As some wise person once said: when I get to my death bed, am I going to give a shit about the number of Twitter followers or endless articles I read, or how many likes I got on that Instagram post? Or - am I going to remember my friends, my family, the conversations and experiences I had in this very beautiful world that we have only a small amount of time immersed in? I know the answer for me, anyway :-)

        7 votes
  2. [2]
    abbenm
    Link
    Wonderful, congrats! It's something I definitely have to work on, and having a metric for overall screen time may help.

    Wonderful, congrats! It's something I definitely have to work on, and having a metric for overall screen time may help.

    4 votes
    1. ali
      Link Parent
      Thanks. I wish you the best of luck. There’s apps for Android, but iOS supports it natively. It’s pretty nice. On Android I liked the customizability - eg. setting up 2 minutes per hour, which...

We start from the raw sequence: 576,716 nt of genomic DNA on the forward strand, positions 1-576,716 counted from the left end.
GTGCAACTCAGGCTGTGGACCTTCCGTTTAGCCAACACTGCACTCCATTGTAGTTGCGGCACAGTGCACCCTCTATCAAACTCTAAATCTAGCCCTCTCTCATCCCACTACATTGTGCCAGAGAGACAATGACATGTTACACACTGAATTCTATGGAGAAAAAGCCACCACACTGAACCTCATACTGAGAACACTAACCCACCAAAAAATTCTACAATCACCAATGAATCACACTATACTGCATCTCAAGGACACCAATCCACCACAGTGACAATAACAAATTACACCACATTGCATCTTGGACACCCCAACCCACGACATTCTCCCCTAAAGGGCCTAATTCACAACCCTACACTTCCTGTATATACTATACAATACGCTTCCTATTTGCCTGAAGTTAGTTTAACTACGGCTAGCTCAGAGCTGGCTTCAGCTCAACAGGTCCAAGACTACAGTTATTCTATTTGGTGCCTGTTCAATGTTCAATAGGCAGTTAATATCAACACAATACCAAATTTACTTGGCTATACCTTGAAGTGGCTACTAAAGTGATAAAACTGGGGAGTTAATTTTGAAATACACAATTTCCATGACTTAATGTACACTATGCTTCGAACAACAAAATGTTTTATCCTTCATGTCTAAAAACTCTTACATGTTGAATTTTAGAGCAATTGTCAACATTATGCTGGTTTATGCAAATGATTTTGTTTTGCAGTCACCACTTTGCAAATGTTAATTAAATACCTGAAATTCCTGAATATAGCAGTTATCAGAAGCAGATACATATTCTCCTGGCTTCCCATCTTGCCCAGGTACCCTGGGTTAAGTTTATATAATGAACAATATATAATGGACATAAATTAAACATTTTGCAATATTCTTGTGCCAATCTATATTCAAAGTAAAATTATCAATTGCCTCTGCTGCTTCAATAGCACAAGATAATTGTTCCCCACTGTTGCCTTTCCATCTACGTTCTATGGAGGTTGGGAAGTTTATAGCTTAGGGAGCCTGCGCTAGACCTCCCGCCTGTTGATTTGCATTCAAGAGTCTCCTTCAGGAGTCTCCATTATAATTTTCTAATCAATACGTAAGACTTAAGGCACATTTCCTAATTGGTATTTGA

Thanks. I wish you the best of luck.

      There’s apps for Android, but iOS supports it natively. It’s pretty nice. On Android I liked the customizability - eg. setting up 2 minutes per hour, which would keep you from spending the whole time at once.

      1 vote
  3. mrbig
    (edited )
    Link
    That’s of course relative. If I live in a war torn third world distopia more screen time can actually increase my mental health.

    That’s of course relative. If I live in a war torn third world distopia more screen time can actually increase my mental health.

    2 votes
  4. [2]
    JXM
    Link
    Do you not include things like watching television or movies as part of screen time? To me, that is part of “staring at the screen” time.

    Do you not include things like watching television or movies as part of screen time? To me, that is part of “staring at the screen” time.

    1 vote
    1. ali
      Link Parent
      I don’t include it at the moment because I find the grab on my smartphone a much bigger issue. It’s worse for my wrists, and it’s on me at all times. And I never watch stuff when I have better...

      I don’t include it at the moment because I find the grab on my smartphone a much bigger issue. It’s worse for my wrists, and it’s on me at all times.
      And I never watch stuff when I have better things to do anyways, so it’s not a huge time waster for me (I think)

      3 votes